Coyote Blue, by Christopher Moore

Mabel Stark

This is a comedic novel that plays with the intersection between mythology or religion, depending on your point of view) and consensual reality; between the identities we are born with and those we assume.

Sam Hunter is an ace salesman who seems to have everything under control, until he lays eyes on a woman he can’t live without, and a mysterious Indian who promises to help him win her.

Sam’s life explodes immediately into chaos, as he is bedeviled by the Indian who seems bent on destroying everything Sam has worked to build, and bringing back the past he’s worked to forget.

Though this novel is what I would call light entertainment, the fun is balanced with scenes of genuine human interest as we see flashbacks to Sam’s childhood on the Crow reservation, his interactions with his drunk, crazy-wise uncle Pokey, and learn of the events that lead him to abandon one life for another.

Much of the fun is found in the character of Coyote, a down-and-out Trickster God looking for some recognition. Though Coyote has great magical powers, after spending so many years down in the spirit world, he is ill-equipped to deal with the modern world.

I was charmed by the logic in Coyote’s mangled understanding of such inventions as the cash machine (which he thinks he is tricking into giving him money) and gambling (he sees craps as a shaman with a sticking who chants while people shout and throw bones – and really, isn’t that an accurate description?) Of course Coyote bumbles his attempt to out-magic the shaman with the stick; as a trickster, the most frequent victim of his ploys and pranks is himself, along with anyone who dares to rely on him.

Unfortunately, I found some of the secondary characters to be quite flat. Calliope, Sam’s love interest, is a stock hippie chick; and the nemesis is a stock mean, stupid biker dude.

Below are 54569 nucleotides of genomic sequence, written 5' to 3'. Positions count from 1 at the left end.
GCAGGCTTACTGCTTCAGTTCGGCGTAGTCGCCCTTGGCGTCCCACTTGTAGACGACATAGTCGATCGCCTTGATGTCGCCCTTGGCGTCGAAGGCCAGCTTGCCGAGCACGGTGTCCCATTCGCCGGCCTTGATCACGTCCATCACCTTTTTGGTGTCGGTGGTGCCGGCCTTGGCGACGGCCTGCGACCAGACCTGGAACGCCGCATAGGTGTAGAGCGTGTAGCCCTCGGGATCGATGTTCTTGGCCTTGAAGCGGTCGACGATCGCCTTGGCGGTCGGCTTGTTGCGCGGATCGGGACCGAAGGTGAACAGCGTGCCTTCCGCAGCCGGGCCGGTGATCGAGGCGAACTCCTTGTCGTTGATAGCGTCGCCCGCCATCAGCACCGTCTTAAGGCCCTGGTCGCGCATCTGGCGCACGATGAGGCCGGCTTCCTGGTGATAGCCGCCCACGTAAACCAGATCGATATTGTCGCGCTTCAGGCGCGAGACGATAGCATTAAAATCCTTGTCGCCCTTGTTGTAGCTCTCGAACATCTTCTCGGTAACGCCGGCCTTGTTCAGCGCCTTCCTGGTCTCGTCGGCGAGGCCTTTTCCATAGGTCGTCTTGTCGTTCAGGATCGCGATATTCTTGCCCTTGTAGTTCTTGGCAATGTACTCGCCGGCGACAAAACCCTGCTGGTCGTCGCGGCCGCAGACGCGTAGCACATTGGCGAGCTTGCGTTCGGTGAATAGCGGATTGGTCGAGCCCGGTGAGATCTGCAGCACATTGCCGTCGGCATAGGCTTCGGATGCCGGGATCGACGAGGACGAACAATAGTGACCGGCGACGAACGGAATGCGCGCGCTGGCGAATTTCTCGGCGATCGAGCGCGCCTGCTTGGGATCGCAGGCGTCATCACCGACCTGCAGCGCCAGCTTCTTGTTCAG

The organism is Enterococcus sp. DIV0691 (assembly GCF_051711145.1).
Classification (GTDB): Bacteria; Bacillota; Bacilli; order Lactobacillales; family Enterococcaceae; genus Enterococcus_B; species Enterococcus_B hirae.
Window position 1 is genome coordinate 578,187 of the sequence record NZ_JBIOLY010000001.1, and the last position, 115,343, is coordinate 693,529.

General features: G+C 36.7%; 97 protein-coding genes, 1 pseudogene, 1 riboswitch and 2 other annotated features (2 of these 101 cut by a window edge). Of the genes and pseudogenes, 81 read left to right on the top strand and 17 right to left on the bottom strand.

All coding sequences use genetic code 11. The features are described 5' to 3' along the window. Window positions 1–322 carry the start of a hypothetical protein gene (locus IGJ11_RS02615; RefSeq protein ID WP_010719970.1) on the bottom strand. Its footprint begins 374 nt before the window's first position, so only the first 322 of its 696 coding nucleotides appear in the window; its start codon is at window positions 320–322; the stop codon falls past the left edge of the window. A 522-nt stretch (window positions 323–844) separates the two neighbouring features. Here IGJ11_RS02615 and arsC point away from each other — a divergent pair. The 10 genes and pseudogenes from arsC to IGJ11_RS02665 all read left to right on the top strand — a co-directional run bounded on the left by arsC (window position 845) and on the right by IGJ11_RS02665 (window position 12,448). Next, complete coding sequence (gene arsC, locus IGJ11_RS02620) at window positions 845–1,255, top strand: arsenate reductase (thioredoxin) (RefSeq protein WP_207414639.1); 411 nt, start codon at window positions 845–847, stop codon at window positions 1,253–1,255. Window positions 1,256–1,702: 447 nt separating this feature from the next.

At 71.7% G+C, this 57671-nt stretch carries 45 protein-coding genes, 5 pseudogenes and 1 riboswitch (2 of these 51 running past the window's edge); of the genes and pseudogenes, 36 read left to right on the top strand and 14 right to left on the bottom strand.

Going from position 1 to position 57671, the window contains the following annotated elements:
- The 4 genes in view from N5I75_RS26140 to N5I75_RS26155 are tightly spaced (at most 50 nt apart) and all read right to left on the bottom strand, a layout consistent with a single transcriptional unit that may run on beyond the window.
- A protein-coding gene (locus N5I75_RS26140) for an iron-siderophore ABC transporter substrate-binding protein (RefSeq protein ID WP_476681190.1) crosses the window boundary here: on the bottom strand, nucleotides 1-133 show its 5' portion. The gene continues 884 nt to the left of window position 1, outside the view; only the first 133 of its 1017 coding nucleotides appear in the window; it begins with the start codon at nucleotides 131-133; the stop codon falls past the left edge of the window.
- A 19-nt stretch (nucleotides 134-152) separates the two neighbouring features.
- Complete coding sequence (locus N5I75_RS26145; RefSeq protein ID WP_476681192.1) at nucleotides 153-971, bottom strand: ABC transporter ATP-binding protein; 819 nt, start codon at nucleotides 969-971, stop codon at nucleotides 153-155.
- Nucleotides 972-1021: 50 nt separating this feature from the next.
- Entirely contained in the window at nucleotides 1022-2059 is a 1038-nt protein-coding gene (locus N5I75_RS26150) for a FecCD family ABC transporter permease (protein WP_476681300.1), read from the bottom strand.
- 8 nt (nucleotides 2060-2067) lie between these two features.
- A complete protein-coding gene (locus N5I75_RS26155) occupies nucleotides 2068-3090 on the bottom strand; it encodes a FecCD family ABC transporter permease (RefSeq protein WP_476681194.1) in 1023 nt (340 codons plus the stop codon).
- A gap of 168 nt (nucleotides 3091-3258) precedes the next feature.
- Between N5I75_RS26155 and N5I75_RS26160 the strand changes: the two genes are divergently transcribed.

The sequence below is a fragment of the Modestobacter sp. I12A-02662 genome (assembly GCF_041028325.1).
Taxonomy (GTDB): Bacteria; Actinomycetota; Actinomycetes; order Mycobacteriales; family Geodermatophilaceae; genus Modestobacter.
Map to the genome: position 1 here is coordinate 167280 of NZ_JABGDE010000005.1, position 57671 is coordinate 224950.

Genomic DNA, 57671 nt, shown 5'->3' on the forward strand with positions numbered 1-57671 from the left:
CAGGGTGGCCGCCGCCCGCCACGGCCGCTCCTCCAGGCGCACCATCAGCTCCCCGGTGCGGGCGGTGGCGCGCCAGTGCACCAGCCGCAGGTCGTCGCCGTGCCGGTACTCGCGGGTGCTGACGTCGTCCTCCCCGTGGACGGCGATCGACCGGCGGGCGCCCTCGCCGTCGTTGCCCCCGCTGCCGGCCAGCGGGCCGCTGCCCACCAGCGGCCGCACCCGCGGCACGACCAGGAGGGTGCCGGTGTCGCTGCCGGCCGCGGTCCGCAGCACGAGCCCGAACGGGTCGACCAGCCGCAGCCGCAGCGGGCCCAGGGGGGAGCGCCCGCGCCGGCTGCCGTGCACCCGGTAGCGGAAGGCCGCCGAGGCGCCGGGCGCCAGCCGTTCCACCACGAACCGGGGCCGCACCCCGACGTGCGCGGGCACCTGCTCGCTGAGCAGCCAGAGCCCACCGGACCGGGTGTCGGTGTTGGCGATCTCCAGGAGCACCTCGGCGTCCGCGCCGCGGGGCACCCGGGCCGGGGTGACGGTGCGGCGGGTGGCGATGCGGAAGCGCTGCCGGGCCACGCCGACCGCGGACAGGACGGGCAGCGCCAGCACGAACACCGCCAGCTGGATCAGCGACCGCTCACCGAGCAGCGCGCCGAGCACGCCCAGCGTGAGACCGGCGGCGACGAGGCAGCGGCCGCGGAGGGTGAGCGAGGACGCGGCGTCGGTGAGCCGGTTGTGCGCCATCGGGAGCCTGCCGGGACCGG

The ending of the book, too, felt a bit flat, with a journey to the underworld, an underdeveloped subplot involving a limo driver and Anubis, and a brazenly deus ex machina ending. Although these weaknesses did not spoil the experience of the book for me, it may have been the difference between a good novel and a great one.

It is obvious that Moore researched the worlds he’s conveying: they are believable, engaging and funny. In this book, as in all good mythic fiction, the solution to the equation of what is real vs. unreal turns out to be quite different than the consensual reality of the modern, secular world.

The way Coyote tricks us is by amplifying the ways we trick ourselves: the self-illusions and pretensions, greed and lust, the cheats, small and large, that we attempt to use to get ahead, or just get by. The greater your own illusions, the more fun Coyote can have. But if there’s anything Coyote loves as much as a good trick,  it’s a good story. I think with this novel, Moore did him proud.

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